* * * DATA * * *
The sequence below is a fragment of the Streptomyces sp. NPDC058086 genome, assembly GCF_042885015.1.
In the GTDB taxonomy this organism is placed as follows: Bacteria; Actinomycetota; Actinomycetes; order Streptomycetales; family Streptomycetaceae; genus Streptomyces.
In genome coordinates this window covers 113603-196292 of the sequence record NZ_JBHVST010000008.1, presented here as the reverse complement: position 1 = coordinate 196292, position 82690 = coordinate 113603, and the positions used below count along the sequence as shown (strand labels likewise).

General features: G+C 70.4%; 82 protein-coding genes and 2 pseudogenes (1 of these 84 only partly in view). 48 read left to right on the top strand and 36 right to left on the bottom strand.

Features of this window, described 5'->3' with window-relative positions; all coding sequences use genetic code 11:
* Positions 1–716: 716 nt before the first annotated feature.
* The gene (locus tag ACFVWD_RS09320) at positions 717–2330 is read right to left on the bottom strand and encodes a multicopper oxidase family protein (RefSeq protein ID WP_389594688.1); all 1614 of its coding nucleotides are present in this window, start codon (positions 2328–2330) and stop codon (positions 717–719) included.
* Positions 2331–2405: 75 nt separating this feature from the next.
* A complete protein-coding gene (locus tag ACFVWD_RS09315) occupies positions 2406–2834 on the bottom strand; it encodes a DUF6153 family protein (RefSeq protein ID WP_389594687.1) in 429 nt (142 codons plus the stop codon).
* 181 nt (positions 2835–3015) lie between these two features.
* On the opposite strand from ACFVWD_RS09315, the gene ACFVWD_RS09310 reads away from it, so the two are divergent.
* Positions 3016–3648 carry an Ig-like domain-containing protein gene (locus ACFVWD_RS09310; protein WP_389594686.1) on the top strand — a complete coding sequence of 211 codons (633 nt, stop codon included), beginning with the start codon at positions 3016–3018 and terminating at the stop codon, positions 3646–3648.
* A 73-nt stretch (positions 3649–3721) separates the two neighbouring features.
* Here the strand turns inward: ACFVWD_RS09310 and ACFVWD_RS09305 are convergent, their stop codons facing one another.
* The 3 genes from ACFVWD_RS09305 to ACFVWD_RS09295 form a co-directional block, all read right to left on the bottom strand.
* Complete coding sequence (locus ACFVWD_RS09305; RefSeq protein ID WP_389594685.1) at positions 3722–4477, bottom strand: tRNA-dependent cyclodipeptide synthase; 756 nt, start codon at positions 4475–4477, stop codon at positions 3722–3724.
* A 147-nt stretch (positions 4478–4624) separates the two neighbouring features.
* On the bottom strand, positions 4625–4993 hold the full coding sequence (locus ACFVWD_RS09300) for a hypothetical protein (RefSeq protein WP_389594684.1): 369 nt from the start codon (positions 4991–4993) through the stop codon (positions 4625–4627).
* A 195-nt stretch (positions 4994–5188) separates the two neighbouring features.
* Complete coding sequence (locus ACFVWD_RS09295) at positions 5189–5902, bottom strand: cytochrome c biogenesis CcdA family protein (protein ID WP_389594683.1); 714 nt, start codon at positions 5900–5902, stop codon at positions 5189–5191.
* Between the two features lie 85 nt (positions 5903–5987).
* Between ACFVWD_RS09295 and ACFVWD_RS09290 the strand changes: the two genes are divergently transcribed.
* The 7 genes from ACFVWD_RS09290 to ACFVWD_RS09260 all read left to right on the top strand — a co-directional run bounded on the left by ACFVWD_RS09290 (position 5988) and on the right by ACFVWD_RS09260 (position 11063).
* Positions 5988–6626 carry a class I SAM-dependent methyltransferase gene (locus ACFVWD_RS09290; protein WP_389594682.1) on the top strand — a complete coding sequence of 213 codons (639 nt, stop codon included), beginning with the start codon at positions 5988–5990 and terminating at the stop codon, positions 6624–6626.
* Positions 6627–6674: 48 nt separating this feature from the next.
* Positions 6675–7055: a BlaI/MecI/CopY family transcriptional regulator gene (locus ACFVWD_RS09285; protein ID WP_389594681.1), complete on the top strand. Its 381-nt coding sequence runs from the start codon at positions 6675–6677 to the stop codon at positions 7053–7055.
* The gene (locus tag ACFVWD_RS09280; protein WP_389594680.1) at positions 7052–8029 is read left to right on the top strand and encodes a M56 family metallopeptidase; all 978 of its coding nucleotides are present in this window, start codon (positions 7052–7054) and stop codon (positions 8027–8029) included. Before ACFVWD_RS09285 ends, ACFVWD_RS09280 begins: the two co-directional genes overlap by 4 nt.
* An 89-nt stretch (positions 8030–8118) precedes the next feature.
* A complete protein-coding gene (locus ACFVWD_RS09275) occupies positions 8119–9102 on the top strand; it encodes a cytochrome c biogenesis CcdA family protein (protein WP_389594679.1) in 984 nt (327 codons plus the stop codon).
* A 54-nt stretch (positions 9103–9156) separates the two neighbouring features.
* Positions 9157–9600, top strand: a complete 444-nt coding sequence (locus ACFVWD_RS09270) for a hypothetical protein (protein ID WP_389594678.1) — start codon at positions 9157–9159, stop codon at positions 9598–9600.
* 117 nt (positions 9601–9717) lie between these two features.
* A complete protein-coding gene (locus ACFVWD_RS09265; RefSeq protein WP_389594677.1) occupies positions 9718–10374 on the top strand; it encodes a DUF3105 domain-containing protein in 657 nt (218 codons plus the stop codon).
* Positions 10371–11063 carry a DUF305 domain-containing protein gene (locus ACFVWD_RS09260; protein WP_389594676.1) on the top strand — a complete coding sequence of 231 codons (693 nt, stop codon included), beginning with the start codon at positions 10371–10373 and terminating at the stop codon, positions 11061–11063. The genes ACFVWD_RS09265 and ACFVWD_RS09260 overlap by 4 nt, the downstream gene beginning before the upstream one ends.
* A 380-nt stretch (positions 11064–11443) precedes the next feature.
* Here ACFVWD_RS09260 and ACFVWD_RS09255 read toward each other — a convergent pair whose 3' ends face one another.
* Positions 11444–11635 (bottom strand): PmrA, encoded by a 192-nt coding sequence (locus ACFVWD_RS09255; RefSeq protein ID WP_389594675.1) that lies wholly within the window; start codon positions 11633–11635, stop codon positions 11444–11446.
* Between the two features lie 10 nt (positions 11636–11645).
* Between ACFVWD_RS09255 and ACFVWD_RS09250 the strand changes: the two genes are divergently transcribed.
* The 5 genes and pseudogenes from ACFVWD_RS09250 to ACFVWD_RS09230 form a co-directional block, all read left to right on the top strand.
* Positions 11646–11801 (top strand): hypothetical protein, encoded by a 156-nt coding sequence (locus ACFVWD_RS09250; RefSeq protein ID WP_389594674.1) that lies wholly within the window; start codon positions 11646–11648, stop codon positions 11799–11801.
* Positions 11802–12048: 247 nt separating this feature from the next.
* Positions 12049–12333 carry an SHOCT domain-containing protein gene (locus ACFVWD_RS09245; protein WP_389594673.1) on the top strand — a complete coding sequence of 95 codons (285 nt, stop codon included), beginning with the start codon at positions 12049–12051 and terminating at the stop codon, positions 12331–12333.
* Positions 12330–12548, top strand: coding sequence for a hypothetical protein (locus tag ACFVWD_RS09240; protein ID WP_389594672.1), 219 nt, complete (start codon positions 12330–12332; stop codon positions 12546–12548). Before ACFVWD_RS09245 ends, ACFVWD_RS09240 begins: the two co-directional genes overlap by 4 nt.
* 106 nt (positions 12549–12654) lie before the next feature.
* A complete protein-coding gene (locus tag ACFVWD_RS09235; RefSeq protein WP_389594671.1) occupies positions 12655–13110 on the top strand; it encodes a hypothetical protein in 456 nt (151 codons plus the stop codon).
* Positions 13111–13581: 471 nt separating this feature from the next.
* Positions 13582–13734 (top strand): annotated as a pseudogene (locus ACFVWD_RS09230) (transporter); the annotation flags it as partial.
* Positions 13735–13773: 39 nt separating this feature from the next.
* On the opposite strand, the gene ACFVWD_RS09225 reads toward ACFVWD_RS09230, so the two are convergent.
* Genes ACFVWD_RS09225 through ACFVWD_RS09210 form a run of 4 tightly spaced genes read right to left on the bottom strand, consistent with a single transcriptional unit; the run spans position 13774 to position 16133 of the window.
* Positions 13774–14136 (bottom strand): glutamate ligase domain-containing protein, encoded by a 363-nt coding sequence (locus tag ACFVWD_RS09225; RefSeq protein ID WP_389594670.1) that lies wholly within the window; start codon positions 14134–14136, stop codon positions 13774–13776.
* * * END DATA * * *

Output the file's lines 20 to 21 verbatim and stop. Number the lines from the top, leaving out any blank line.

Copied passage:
* Complete coding sequence (locus ACFVWD_RS09295) at positions 5189–5902, bottom strand: cytochrome c biogenesis CcdA family protein (protein ID WP_389594683.1); 714 nt, start codon at positions 5900–5902, stop codon at positions 5189–5191.
* Between the two features lie 85 nt (positions 5903–5987).